Hmm. Obviously, you're going to attribute more-sophisticated words to more-sophisticated people. It's not too difficult to tell when someone drops an "SAT word" on you. Your ear's a good judge. Try occasionally running a choice word of dialogue through a Synonym list. Then it's just a matter of consistently choosing words for that character that're similar in complexity. Grammar counts too of course. Bad grammar can be based in ignorance, but much of the time even well-educated people don't just disregard "proper" grammar, they pick and choose which rules they'll follow. For your more extreme characters, it's just a matter of polish. For more sophisticated/formal characters, analyze your writing and then correct the rules that you realize you've broken (ending sentences in prepositions, doublenegatives, etc.). For more immature/informal characters, think about the rules present that you've followed -and break them. It sounds artificial, but it's a mechanism that'll at least get you headed in the right direction -especially if the character doesn't inspire "naturally".

One way to TEST/gauge what you're writing is to run it through an analyzer. I'm no MS fan, but there's one included in Word. https://support.office.com/en-au/article/Test-your-document-s-readability-0adc0e9a-b3fb-4bde-85f4-c9e88926c6aa . At the end of a spell&grammar check, it gives you "Readbility Statistics" including word count, but also (most importantly for us) "Reading Ease" and "Grade Level". There're a bunch of online ones too. Top one in a search for me was https://readability-score.com . They're not going to write for you and they're probably not completely accurate, but they should at least get you Relatively where you need to be. It'd show you, with hard metrics, what dialogue is "smarter" and what dialogue is "dumber".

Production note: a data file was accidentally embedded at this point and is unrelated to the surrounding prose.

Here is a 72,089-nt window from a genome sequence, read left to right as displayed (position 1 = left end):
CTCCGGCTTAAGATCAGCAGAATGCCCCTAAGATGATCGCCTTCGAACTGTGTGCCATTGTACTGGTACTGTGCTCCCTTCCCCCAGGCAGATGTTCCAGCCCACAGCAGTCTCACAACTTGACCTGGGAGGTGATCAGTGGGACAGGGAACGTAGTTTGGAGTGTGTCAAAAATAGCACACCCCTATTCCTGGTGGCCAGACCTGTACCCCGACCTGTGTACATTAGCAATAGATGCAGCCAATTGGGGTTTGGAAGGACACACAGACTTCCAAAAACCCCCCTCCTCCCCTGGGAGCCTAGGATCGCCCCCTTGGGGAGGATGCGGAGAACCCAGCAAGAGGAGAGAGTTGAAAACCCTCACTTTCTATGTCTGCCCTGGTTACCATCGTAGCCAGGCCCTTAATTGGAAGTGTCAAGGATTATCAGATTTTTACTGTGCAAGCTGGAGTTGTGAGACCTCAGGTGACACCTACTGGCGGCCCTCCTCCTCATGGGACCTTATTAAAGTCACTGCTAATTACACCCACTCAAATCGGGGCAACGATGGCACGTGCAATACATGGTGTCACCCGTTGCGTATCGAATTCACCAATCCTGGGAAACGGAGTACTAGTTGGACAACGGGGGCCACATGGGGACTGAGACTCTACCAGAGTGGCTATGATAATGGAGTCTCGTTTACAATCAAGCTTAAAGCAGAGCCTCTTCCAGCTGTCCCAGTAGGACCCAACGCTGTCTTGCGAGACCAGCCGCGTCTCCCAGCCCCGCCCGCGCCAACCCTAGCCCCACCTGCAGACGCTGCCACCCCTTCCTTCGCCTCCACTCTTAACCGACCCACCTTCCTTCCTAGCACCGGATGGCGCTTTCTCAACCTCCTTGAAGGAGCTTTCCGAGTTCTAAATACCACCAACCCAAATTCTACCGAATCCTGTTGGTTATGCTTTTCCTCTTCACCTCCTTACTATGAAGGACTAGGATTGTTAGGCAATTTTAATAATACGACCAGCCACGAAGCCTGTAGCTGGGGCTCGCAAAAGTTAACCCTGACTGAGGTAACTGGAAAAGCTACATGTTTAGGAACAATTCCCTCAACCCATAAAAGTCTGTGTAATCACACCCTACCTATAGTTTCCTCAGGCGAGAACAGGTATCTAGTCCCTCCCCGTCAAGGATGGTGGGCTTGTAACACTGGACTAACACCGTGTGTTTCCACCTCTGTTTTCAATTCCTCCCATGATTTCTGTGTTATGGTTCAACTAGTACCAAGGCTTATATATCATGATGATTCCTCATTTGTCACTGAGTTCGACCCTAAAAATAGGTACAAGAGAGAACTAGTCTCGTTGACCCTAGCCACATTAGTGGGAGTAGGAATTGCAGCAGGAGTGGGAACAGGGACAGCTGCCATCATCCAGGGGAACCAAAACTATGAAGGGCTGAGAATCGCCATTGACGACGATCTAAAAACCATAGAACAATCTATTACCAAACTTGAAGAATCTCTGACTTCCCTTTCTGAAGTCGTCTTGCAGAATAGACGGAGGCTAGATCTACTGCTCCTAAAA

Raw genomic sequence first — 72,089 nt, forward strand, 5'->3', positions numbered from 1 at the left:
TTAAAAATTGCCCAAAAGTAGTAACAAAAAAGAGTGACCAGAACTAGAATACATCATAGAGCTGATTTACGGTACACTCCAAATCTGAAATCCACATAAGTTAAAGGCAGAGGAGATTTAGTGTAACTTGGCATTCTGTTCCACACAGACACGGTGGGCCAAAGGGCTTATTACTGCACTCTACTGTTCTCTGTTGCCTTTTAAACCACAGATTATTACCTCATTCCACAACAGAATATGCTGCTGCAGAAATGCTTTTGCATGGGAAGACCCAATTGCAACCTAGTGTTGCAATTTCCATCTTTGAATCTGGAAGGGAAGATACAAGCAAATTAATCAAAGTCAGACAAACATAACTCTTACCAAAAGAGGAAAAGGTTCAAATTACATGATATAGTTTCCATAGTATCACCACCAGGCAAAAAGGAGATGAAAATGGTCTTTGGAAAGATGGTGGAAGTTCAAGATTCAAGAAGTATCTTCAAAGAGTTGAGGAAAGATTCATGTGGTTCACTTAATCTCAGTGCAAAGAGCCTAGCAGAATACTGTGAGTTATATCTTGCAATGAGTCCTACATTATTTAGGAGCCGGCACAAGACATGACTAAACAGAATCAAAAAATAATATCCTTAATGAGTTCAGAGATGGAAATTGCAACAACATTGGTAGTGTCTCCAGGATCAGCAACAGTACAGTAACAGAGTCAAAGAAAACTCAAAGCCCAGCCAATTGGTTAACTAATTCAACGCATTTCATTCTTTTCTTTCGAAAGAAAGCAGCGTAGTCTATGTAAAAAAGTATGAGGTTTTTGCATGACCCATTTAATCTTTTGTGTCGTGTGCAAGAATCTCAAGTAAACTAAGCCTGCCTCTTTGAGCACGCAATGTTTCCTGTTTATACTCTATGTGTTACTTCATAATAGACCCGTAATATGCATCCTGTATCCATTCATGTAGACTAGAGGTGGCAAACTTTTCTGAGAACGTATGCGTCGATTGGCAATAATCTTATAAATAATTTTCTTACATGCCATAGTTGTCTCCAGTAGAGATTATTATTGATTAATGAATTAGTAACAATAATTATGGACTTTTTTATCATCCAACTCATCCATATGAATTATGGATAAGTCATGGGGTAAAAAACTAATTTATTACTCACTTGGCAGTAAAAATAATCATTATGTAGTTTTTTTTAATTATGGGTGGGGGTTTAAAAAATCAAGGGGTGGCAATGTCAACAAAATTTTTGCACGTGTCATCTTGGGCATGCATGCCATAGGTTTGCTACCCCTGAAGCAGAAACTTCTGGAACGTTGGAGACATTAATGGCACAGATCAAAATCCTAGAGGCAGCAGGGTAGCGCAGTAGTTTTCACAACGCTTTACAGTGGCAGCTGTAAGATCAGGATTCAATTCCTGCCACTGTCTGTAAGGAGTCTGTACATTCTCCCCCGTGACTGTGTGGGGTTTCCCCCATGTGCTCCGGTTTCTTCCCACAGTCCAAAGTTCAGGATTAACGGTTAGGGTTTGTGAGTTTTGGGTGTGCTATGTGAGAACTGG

That's my plan anyway. Good luck to you.

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This doesn't answer your question, but:

I have given up on trying to make my characters sound different because:

  • I cannot write it.

  • I dislike reading it.

  • This is literature and can damn well employ literary language.

  • All viewpoints in The Song of Ice and Fire sound the same. They can sound the same in my writing, too.

  • It is better to have a text that reads well than one in authentic slang that many readers will find incomprehensible or in laughable fake youth speak.

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    Can't help but feel an expansion of points 2, 3 and 5 could answer the question (by giving a case that it's unnecessary) :) – Mac Cooper Jan 17 '15 at 13:23
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    The difference is that ASOIAF employs third person. The characters are not actually writing their own chapters. – user12678 Jan 17 '15 at 17:08
  • @eliyahu-g True. With third person writing it doesn't matter as much as first person to distinguish the character's, since you are getting their direct thoughts. – Abs Feb 20 '16 at 3:43
  • @eliyahu-g In first person writing, all dialog is (remembered and) rendered by the first person narrator. No matter if a novel is in first or third person, all dialog is always narrated by the narrator. – user5645 Feb 22 '16 at 7:45